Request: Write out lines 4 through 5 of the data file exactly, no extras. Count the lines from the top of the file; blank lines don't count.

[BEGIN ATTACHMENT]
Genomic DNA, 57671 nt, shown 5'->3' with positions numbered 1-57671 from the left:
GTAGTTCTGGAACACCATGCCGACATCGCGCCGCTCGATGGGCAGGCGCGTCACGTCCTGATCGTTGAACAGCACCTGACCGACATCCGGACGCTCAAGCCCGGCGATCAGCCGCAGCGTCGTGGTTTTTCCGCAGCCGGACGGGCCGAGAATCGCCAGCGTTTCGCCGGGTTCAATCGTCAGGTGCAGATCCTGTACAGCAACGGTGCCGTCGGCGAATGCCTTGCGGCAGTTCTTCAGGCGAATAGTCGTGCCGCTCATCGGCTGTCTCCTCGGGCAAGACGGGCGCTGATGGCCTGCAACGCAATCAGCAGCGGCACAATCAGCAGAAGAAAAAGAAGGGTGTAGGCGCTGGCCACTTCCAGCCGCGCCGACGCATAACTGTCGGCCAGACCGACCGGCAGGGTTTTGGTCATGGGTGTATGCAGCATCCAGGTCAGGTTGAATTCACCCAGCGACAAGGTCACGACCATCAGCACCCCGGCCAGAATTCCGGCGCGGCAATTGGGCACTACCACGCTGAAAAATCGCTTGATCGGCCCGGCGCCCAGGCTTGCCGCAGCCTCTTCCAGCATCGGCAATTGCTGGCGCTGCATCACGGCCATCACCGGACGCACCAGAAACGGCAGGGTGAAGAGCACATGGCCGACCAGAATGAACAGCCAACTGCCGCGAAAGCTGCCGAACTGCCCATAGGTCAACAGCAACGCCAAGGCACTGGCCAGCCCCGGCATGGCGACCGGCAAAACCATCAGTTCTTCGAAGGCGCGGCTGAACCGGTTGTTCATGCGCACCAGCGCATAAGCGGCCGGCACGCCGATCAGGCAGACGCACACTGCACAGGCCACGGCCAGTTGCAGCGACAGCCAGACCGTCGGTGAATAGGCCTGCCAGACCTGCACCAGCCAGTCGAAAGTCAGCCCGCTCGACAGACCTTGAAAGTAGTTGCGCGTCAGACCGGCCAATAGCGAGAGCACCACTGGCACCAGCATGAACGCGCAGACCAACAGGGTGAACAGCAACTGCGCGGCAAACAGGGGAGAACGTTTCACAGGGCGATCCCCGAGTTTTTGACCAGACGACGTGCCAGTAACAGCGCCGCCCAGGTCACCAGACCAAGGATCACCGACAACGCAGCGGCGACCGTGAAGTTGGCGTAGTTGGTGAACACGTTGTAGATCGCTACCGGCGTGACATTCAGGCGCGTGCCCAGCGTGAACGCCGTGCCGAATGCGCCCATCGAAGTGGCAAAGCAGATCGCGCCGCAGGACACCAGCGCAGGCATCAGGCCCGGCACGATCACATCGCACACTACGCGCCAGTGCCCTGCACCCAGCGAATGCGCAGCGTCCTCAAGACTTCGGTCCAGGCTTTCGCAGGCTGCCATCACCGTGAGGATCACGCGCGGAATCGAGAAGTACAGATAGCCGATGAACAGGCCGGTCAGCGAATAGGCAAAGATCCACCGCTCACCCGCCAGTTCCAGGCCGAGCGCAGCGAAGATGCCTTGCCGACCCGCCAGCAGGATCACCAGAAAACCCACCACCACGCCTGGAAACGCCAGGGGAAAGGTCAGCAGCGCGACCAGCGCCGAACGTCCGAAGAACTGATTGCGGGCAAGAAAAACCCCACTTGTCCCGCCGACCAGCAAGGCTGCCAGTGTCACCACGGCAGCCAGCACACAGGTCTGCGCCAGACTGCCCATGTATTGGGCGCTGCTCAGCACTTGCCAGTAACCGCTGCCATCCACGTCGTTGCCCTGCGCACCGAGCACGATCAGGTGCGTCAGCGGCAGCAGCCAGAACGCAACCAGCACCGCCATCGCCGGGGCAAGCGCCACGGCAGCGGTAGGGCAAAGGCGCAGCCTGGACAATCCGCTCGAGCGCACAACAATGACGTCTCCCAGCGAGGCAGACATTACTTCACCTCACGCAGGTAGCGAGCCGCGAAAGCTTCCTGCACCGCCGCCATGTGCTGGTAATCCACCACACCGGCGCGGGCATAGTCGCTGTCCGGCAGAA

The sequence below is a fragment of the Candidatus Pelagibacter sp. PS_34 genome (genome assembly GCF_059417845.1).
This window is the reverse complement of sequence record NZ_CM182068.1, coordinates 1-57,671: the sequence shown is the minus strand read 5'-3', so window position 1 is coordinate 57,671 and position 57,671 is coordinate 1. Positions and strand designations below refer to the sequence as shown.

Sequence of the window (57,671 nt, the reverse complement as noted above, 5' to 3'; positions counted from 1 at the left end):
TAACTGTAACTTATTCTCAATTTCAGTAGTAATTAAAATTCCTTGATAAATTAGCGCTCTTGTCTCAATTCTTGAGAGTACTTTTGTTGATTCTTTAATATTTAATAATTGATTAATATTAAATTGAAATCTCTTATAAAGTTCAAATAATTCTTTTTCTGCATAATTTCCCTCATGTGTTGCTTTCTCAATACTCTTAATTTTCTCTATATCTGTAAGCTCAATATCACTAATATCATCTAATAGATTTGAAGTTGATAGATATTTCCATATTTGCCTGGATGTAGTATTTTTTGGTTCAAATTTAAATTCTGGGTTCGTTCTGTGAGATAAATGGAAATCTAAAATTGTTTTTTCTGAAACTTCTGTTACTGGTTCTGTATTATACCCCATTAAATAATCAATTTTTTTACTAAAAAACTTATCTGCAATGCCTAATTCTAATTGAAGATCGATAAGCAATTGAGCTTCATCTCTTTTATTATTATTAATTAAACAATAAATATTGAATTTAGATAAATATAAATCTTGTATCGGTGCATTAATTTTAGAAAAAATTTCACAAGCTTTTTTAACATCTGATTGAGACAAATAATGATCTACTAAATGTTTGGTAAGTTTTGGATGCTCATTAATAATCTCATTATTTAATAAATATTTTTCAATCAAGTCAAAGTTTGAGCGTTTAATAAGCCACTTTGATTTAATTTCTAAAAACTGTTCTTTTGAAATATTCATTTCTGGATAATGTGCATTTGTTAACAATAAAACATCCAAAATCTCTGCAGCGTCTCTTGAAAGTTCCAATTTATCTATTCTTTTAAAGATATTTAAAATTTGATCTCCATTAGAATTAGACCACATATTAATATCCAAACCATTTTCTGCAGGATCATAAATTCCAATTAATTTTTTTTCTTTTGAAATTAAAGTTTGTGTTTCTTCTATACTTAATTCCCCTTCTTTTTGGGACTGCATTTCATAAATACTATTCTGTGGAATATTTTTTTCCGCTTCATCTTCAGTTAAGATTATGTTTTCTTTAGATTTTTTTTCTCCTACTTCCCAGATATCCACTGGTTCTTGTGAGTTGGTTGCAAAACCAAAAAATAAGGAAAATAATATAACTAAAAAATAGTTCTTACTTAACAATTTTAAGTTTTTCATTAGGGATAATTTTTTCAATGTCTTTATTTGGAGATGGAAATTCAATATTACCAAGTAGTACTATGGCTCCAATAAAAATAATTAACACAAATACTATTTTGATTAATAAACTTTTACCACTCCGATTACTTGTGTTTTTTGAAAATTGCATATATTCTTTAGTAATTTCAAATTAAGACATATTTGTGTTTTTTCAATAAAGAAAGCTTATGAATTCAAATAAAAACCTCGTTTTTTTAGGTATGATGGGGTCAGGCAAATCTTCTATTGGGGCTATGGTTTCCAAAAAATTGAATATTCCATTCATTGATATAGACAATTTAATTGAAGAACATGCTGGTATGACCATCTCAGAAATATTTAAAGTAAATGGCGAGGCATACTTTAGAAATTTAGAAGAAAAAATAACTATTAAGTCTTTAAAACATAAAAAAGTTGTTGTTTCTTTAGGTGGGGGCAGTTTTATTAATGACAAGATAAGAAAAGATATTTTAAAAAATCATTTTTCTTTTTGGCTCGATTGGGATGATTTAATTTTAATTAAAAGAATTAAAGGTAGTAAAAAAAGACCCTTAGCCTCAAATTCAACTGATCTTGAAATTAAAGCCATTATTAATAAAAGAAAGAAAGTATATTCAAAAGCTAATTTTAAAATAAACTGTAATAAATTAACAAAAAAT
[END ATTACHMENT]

This window is the reverse complement of sequence record NZ_CM182068.1, coordinates 1-57,671: the sequence shown is the minus strand read 5'-3', so window position 1 is coordinate 57,671 and position 57,671 is coordinate 1. Positions and strand designations below refer to the sequence as shown.

Sequence of the window (57,671 nt, the reverse complement as noted above, 5' to 3'; positions counted from 1 at the left end):